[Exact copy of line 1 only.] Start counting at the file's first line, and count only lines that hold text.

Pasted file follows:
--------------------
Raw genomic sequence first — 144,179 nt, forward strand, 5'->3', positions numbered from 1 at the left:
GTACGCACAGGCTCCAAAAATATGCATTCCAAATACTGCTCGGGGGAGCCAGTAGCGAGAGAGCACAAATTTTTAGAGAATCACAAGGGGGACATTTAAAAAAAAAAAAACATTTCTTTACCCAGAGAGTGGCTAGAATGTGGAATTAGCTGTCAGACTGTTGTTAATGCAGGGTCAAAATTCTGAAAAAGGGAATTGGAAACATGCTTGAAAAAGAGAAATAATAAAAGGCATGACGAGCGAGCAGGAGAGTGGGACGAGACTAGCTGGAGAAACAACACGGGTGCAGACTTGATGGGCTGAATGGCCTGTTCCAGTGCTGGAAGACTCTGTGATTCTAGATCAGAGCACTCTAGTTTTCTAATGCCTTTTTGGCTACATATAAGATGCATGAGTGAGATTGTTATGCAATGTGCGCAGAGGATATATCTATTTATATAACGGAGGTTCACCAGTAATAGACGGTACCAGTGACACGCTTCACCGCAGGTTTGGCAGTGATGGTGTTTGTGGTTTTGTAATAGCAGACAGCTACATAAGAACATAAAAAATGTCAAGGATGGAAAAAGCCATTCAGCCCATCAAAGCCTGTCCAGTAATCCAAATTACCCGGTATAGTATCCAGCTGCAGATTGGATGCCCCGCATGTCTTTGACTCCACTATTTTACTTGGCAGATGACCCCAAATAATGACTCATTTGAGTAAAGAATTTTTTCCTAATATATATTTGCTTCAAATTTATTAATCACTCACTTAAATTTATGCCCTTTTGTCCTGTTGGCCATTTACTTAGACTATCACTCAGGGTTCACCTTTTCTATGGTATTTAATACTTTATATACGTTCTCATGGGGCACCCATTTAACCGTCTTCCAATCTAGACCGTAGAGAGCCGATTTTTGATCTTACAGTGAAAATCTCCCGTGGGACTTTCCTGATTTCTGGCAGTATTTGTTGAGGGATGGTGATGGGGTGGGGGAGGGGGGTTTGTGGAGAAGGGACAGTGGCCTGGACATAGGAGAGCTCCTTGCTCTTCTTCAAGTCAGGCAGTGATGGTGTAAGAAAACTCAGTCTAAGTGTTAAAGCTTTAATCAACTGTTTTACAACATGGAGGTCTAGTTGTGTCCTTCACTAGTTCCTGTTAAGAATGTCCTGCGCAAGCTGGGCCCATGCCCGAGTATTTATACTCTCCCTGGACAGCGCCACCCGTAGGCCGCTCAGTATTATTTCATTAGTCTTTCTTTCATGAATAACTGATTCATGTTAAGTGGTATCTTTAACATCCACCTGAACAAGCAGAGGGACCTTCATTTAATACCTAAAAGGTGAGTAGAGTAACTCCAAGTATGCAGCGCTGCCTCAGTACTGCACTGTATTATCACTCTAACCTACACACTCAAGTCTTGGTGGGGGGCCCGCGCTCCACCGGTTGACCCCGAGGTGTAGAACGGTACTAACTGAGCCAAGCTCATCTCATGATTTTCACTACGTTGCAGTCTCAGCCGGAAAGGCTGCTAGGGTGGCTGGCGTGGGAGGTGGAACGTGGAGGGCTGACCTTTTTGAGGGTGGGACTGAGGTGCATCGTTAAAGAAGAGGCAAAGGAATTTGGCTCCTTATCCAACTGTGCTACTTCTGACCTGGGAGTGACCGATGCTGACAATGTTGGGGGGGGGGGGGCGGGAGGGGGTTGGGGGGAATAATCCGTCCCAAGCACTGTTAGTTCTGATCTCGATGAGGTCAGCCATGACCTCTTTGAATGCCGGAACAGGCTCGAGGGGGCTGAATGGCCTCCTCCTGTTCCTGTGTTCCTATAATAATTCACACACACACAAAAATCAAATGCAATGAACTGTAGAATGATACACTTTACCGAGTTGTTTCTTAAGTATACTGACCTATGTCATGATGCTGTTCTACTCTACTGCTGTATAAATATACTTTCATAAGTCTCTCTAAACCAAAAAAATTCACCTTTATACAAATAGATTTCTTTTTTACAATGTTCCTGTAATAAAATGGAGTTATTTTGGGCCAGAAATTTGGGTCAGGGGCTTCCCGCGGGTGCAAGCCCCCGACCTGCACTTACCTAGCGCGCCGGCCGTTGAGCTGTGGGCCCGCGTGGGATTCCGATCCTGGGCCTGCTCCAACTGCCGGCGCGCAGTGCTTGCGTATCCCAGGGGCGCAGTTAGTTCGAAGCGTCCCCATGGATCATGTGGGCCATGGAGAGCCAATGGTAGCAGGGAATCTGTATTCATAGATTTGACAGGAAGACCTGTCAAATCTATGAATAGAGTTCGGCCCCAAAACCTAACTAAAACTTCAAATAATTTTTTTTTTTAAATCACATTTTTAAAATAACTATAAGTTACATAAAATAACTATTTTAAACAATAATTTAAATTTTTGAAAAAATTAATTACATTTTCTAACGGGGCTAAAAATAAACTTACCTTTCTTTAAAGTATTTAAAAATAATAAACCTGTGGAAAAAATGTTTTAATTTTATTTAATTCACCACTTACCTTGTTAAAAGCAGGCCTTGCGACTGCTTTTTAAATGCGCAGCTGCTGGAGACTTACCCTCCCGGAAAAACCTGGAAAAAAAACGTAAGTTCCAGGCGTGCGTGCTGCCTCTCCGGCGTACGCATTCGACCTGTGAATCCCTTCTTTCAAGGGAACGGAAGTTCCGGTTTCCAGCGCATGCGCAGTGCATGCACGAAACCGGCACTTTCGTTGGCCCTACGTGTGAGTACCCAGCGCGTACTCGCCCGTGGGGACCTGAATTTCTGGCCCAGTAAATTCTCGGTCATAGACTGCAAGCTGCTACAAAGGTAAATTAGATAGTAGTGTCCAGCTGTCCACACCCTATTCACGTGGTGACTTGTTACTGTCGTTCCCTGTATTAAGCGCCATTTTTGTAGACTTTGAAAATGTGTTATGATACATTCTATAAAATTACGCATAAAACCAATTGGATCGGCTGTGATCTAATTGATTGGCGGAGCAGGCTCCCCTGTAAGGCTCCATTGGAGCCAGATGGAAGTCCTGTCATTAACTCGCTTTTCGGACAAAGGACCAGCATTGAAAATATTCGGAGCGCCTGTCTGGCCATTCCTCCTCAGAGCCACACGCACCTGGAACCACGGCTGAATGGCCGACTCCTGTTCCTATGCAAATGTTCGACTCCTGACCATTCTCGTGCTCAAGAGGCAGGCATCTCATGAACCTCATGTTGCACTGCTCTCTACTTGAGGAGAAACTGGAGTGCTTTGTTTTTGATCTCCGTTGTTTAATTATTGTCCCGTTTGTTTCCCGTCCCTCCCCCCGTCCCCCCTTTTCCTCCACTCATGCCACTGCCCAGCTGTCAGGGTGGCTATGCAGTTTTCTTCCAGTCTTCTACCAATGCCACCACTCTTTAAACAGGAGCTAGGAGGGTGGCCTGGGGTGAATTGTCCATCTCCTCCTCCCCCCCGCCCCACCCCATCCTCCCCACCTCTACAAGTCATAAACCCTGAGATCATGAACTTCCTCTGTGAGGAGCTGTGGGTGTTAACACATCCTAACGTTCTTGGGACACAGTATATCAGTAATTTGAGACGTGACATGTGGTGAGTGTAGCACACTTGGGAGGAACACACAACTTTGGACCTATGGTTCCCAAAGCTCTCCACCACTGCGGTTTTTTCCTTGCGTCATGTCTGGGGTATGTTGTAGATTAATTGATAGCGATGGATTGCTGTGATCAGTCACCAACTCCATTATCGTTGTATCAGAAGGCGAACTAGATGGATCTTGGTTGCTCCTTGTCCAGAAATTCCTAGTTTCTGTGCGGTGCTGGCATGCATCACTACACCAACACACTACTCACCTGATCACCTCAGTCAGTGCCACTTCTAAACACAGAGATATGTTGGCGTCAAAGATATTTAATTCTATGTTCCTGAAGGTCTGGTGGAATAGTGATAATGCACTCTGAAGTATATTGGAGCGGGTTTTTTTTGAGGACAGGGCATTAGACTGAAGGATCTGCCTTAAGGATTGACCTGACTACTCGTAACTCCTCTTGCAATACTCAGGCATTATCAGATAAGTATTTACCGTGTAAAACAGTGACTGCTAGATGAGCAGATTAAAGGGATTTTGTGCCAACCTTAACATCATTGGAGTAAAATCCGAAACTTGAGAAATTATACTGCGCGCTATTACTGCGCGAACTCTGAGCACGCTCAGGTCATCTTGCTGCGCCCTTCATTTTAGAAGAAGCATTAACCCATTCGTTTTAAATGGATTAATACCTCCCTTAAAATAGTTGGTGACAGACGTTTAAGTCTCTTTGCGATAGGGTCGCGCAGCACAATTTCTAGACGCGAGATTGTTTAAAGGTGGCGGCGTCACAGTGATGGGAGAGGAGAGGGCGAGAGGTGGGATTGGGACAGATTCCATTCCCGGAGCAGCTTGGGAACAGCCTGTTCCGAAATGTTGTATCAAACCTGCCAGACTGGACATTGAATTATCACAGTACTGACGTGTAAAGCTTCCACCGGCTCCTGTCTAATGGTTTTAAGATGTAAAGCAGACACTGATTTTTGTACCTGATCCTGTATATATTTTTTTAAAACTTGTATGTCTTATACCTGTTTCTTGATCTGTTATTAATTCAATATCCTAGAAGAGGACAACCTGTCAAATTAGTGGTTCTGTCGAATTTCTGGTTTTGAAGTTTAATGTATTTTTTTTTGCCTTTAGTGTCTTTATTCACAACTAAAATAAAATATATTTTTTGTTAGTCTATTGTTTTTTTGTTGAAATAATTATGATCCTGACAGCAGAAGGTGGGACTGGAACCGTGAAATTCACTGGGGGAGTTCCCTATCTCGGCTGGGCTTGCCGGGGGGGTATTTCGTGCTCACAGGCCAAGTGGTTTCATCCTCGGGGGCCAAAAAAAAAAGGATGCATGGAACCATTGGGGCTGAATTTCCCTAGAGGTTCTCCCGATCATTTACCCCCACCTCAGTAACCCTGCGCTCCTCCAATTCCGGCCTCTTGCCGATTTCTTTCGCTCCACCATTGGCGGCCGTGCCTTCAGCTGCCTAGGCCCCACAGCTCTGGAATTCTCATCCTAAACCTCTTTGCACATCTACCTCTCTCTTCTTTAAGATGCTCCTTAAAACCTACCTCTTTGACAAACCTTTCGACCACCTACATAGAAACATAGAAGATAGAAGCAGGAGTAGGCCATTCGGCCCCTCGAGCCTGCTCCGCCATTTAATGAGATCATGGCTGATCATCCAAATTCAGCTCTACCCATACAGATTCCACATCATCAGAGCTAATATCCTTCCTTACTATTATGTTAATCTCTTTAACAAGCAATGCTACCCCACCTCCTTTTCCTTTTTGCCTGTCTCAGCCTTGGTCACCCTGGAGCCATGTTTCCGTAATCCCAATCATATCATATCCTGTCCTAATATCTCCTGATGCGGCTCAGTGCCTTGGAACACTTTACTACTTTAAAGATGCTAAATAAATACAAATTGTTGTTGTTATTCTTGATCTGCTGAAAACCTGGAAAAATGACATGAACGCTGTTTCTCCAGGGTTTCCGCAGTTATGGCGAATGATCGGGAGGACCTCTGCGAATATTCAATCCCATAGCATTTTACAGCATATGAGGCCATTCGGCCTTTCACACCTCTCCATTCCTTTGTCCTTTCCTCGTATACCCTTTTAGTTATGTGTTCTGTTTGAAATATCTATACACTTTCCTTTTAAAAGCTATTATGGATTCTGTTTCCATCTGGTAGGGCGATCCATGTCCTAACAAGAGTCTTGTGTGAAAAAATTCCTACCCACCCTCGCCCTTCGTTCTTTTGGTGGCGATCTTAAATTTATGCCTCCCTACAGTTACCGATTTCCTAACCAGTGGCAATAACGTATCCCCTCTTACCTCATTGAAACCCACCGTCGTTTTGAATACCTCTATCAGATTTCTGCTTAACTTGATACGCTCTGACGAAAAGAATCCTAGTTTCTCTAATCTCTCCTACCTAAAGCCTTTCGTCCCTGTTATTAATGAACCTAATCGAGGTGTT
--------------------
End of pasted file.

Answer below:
Raw genomic sequence first — 144,179 nt, forward strand, 5'->3', positions numbered from 1 at the left: